Hospitalizations for COVID-19 remained flat at a high level across Maine for a second week running, but the burden has clearly shifted back to hospitals in Portland and Lewiston, giving Bangor’s Eastern Maine Medical Center a respite.

Maine Medical Center in Portland, the state’s largest hospital with 613 beds, has experienced its heaviest week since the pandemic began, with an average of 40.9 COVID-19 inpatients a day for the week ending Thursday. It is the third week in a row that Maine Med has broken its record, which stood at 38 COVID-19 inpatients per day two weeks ago today and 38.4 last week.

Both of Lewiston’s hospitals also had their biggest burdens yet. Central Maine Medical Center cared for an average of 15.4 COVID-19 inpatients each day for the week ending Thursday, up from 11.1 last week, which had also been a record, and 7.7 the week before that. St. Mary’s Regional Medical Center had an average of 7.4 such patients this week, up from 4.9 last week and the previous record of 6.7 set the week before.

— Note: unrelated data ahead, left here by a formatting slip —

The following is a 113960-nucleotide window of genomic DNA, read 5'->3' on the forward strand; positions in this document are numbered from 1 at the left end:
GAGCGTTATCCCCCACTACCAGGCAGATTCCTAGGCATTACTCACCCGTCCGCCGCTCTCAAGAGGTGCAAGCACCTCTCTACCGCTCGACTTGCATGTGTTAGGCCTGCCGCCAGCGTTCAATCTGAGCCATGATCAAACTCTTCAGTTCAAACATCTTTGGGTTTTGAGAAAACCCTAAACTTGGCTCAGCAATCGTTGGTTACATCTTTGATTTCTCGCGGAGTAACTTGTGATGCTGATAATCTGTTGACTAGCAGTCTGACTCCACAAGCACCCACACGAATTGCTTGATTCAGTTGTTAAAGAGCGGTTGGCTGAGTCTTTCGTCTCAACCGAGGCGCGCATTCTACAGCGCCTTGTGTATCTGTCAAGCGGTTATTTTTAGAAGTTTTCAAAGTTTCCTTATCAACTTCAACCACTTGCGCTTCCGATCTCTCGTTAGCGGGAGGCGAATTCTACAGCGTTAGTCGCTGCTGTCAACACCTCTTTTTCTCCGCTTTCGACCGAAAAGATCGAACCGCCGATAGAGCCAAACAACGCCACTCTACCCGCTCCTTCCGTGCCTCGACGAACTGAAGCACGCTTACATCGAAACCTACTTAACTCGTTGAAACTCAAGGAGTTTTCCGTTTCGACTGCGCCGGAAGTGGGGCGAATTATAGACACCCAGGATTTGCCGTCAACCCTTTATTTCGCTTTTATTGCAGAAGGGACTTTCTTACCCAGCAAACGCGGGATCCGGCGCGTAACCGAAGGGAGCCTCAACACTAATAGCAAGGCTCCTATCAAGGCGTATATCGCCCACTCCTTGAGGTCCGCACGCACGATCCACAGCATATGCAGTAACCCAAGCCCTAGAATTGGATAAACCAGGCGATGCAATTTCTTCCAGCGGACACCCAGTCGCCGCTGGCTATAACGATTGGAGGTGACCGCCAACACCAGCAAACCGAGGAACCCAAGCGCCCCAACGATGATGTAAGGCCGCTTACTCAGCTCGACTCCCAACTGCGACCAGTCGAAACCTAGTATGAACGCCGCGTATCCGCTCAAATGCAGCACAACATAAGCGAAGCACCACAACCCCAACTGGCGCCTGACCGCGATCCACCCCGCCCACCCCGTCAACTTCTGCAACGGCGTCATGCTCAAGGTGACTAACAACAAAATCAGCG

Pen Bay Medical Center in Rockport also set a record, averaging 8.3 COVID-19 inpatients per day, up sharply from 1.9 last week and more than double any previous week. MaineHealth, Pen Bay’s parent entity, said it recently designated the hospital as one of the network’s COVID-19 treatment hubs, which accounts for the recent increase.

At the same time, hospitals in Eastern Maine and York County have seen steep reductions in the number of COVID-19 admissions and inpatients after weeks of heavy demand.

EMMC, which was the busiest COVID-19 hospital in the state for much of December, averaged 25.7 COVID-19 inpatients a day for the week ending Thursday, down from 32.1 last week, 47 the week before that and 51.9 the period before that, the highest level of the pandemic.